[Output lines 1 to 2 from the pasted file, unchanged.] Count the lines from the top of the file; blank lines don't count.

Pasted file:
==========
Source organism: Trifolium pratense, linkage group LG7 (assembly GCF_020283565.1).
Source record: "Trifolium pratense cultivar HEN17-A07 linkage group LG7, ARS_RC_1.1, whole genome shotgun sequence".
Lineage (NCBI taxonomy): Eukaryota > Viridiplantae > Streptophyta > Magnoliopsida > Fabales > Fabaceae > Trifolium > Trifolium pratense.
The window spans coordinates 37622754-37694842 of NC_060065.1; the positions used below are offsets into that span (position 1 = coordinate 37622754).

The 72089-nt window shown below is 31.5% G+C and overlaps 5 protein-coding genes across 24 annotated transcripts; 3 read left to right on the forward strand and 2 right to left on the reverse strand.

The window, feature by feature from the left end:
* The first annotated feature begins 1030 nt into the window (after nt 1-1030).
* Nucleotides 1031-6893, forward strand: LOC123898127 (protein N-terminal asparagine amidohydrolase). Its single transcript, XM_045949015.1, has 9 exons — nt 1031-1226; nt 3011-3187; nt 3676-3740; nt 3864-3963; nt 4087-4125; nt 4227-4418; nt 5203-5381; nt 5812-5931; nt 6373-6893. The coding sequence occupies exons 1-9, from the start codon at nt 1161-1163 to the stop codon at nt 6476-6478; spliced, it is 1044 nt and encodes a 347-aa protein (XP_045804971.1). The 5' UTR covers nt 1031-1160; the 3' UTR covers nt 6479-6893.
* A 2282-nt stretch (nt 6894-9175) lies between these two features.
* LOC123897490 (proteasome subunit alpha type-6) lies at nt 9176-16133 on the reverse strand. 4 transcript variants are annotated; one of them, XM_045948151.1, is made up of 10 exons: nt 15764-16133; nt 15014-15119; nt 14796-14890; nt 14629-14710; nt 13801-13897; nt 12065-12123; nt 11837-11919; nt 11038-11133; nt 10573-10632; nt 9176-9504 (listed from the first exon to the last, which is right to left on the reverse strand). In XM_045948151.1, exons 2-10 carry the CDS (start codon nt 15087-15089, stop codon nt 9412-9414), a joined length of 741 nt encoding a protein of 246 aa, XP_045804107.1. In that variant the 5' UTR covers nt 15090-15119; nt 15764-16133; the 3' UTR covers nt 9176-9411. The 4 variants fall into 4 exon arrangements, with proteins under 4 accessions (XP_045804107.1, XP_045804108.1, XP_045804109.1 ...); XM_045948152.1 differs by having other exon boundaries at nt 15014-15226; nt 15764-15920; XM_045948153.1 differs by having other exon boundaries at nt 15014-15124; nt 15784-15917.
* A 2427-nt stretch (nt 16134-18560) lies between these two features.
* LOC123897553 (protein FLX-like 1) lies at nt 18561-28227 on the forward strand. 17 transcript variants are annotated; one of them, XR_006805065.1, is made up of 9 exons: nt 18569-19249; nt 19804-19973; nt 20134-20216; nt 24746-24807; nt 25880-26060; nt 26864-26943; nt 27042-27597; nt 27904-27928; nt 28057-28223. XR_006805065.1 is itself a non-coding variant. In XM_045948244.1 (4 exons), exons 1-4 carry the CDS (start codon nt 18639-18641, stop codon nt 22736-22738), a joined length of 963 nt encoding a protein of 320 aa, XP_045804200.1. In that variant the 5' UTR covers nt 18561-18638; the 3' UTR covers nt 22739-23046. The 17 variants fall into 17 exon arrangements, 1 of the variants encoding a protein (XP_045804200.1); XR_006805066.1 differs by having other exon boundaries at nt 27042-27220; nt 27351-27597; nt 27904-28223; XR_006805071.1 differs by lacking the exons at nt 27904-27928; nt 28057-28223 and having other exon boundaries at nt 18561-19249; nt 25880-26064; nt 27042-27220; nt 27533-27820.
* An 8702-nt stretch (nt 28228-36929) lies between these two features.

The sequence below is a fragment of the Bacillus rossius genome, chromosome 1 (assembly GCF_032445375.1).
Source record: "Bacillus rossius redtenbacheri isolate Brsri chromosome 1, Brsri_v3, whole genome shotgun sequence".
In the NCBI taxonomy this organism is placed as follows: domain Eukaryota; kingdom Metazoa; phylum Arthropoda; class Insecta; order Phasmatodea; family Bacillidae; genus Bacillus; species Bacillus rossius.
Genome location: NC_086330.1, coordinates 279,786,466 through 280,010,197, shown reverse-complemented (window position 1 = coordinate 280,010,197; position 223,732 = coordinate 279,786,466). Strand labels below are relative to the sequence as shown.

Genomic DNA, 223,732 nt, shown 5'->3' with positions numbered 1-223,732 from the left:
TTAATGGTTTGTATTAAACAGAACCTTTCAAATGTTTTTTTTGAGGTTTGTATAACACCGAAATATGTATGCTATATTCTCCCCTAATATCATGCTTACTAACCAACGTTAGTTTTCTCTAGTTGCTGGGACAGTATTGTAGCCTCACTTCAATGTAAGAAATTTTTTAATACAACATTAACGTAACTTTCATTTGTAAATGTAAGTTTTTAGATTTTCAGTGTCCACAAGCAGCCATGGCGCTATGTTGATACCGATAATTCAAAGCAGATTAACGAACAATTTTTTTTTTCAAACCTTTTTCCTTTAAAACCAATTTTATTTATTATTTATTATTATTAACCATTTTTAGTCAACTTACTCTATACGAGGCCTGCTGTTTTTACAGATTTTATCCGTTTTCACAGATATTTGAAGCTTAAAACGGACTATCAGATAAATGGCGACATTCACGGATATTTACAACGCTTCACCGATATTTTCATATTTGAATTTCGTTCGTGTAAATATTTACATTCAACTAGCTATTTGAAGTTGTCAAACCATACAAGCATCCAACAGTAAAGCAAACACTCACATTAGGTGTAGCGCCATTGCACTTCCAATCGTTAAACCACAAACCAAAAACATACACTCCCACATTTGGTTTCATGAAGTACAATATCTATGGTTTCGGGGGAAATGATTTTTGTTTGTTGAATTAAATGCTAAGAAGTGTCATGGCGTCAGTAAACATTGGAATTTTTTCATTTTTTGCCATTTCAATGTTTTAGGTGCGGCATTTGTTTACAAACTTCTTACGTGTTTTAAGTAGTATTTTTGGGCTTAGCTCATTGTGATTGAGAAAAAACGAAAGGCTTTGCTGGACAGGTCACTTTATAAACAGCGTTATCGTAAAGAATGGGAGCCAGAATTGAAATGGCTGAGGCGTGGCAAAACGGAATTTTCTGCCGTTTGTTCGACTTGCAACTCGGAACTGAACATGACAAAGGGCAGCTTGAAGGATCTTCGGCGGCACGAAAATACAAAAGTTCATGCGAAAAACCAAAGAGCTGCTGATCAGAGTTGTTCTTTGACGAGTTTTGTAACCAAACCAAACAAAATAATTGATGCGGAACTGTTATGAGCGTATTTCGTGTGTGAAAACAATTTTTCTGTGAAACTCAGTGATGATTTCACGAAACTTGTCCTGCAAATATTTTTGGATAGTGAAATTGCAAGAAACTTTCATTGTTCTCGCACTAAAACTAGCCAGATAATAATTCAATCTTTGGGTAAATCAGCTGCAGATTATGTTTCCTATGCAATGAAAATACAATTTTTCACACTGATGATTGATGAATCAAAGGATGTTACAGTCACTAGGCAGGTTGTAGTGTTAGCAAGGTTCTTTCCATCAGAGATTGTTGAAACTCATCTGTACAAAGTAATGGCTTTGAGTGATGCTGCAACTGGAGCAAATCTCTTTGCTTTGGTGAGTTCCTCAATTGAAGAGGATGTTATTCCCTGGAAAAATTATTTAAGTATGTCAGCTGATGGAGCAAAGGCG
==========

Source organism: Trifolium pratense, linkage group LG7 (assembly GCF_020283565.1).
Source record: "Trifolium pratense cultivar HEN17-A07 linkage group LG7, ARS_RC_1.1, whole genome shotgun sequence".